Table 1 Chemical properties of unpolluted and polluted soils, before (unheated) and after fire simulations at 300 °C and 500 °C (mean ± standard deviation, n = 3). Within each soil (unpolluted or polluted), data with different letters in the row are significantly different according to one-way ANOVA and Tukey’s post hoc test (p < 0.05)

Alteration of the soil chemical properties caused by fire events can indirectly affect PTEs behavior (Terzano et al. 2021). The most concentrated PTEs in the polluted soil were, in the order, Cr, Zn, Cu, and Pb (Table 2); thus, their distribution and mobility in soil were investigated. After the thermal treatment at 500 °C, PTEs’ total concentration in the polluted soil significantly increased by a minimum of 11% for Cr to a maximum of 55% for Pb (Table 2). This soil enrichment by PTEs was only apparent, being mainly ascribable to OM mineralization.

Table 2 Total and available (DTPA-extractable) concentrations of potentially toxic elements and Cr(VI) total content in unpolluted and polluted soils, before (unheated) and after fire simulations at 300 °C and 500 °C (mean ± standard deviation, n = 3). Within each soil (unpolluted or polluted), data with different letters in the row are significantly different according to one-way ANOVA and Tukey’s post hoc test (p < 0.05)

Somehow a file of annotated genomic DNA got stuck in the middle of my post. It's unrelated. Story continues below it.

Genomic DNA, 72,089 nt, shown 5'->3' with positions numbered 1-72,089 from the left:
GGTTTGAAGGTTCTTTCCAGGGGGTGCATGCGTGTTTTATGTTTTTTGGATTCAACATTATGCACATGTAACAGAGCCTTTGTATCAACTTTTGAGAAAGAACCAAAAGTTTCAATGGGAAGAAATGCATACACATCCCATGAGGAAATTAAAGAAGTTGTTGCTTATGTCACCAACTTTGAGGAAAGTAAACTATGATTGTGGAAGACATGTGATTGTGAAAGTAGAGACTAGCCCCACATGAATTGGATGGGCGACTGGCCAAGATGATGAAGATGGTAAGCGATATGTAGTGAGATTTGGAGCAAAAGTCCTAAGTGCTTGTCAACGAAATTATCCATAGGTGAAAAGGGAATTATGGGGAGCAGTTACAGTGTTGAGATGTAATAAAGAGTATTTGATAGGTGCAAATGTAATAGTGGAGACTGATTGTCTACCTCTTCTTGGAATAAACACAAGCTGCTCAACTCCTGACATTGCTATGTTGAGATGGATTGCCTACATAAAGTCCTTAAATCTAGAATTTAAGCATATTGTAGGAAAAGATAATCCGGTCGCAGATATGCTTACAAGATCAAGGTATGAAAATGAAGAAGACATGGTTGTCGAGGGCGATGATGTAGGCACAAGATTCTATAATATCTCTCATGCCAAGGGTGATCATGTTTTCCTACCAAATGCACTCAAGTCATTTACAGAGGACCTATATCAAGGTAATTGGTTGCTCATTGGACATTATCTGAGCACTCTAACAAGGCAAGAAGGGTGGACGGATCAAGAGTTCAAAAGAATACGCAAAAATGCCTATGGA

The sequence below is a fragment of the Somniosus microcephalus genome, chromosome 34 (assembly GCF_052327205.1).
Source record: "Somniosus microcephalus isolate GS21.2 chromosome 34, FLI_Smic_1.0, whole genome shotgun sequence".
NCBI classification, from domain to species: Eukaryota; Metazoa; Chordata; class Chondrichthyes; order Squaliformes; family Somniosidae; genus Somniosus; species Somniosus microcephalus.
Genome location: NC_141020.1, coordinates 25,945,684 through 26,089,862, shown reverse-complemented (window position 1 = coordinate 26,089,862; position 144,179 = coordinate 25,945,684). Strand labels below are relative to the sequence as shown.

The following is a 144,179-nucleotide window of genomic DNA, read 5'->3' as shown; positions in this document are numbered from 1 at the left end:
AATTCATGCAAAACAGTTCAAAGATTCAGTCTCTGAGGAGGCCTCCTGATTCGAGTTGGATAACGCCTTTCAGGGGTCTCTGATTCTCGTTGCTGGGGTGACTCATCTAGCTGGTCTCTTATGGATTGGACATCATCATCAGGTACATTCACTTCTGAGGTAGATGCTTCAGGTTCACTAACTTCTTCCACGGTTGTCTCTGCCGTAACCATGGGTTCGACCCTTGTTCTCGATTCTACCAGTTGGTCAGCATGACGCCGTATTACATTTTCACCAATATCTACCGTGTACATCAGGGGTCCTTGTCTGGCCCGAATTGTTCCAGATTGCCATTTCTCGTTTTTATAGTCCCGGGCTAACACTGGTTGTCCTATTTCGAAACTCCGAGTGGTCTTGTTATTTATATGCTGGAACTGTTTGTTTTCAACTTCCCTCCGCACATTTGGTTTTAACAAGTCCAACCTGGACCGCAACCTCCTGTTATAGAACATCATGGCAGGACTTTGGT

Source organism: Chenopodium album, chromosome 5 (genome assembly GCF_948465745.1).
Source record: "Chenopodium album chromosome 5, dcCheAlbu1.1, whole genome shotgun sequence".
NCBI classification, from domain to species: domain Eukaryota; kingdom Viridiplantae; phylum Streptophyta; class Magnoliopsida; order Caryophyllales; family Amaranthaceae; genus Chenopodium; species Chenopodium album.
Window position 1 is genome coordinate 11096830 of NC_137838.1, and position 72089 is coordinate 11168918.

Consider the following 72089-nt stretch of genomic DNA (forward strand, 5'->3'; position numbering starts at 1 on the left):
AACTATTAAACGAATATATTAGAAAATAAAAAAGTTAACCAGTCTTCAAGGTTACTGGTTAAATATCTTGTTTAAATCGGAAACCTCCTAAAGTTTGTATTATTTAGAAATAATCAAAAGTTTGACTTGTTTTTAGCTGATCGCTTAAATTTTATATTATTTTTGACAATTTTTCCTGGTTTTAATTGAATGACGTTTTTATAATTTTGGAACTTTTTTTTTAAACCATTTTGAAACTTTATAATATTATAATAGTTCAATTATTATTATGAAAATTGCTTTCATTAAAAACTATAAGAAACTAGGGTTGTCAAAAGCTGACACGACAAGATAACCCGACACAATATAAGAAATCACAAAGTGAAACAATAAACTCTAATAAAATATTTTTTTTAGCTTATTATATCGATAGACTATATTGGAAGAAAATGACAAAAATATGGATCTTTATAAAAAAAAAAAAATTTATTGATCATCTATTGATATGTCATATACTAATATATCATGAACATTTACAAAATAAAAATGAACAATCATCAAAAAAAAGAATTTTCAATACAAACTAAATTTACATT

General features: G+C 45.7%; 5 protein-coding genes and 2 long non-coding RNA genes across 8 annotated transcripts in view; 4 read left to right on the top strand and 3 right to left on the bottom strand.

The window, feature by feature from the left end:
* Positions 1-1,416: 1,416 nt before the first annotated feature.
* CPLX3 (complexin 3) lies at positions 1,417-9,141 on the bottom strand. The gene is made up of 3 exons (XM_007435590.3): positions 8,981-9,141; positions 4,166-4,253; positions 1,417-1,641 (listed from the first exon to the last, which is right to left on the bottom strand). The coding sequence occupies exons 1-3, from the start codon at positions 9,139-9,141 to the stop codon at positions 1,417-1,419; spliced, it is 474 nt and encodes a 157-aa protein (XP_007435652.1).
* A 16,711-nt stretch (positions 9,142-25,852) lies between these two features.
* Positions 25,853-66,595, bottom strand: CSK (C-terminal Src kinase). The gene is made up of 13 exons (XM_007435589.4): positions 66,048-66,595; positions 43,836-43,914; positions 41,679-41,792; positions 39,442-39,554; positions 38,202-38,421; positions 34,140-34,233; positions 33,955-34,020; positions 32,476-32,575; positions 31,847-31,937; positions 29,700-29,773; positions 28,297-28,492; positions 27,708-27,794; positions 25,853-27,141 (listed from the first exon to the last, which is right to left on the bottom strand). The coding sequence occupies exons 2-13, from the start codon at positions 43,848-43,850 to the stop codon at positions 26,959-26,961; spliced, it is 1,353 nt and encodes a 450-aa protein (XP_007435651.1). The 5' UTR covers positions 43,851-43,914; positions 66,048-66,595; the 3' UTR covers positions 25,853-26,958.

The PTEs fractionation in soils before and after the heating treatments is reported in Fig. 1. The distribution of Cr and Cu in the polluted soil significantly changed with increasing temperature, specifically their amount in the oxidizable fraction decreased (Step 4 of sequential extraction procedure), whereas their amount in the soil residual fraction increased (Fig. 1a, b). Moreover, in the polluted soil, the amount of Zn bound to the soil residual fraction increased with increasing temperature, at the expenses of fractions associated with carbonates (Step 2 of sequential extraction procedure), reducible compounds (Step 3), and oxidizable compounds (Step 4) (Fig. 1d). Analogously, Memoli et al. (2020) observed that the fraction of Cr, Pb, and Cu bound to soil OM and/or to sulfides (Step 4 of sequential extraction procedure) significantly decreased after a wildfire, whereas the fraction of these PTEs in the soil residual fraction increased. As the OM content decreased with increasing heating temperatures, its primary role in metal-binding decreased as well, thus favouring PTEs’ release and redistribution in other soil fractions. The Cr soluble and exchangeable fraction (Step 1 of sequential extraction procedure) significantly increased in the polluted soil at increasing heating temperatures (Fig. 1a). Specifically, it raised from 0.5 mg kg−1 in the unheated soil to 36 and 124 mg kg−1 in soil heated at 300 °C and 500 °C, respectively. This mobile Cr fraction might include both labile Cr(III) forms and soluble Cr(VI) forms. Approximately 99% Pb was immobilized in the soil residual fraction, regardless of the thermal treatments (Fig. 1c), thus revealing very limited environmental risks. No relevant changes in PTEs distribution were observed in the control soil after fire simulation (Fig. 1). Results of the PTEs’ plant-available fraction (assessed through DTPA-extractions) are reported in Table 2. In the polluted soil, the Pb DTPA-extractable fraction slightly increased only after the treatment at 500 °C. Conversely, the Cu available fraction in the polluted soil decreased by approximately 90% and 40% after soil heating at 300 °C and 500 °C, respectively. Similarly, Sitlhou and Singh (2014) found that soil heating reduced the Cu DTPA-extractable content in the top layer (0–5 cm). The Zn DTPA-extractable fraction also decreased by 35% and 72% after soil heating at 300 °C and 500 °C, respectively. On the contrary, García-Marco and Gonzalez-Prieto (2008) observed a significant increase of the Zn DTPA-extractable fraction 1 and 90 days after soil heating. Despite the very high Cr concentration in the polluted soil, the Cr DTPA-extractable fraction was extremely low before soil heating, accounting to only 0.3 mg kg−1 (Table 2). In fact, Cr was present in soil as immobile Cr(III) forms or bound to OM, and consequently, it was scarcely bioavailable for plants (Gattullo et al. 2020). After soil heating at 300 °C and 500 °C, Cr-DTPA extractable fraction significantly increased reaching values up to 26 and 106 mg kg−1, respectively. The heating treatments also caused a partial oxidation of Cr(III) to Cr(VI) (Table 2). It is worth of notice that the Cr-available concentrations determined after heating at both 300 °C and 500 °C correspond almost exactly to the concentration of Cr(VI) determined in the heated soil and, in turn, also to the mobile fraction assessed by Step 1 of sequential extraction procedure. Therefore, it is reasonable to think that the partial oxidation of Cr(III) to Cr(VI) made Cr more mobile and potentially more bioavailable. In this case, DTPA had no role in Cr mobilization, since it can chelate cations but not anions, as in the case of Cr(VI) forms. The latter are simply soluble in aqueous solutions, and this explains the reason for the similarity between results obtained from Step 1 of sequential extraction procedure and results of DTPA extraction.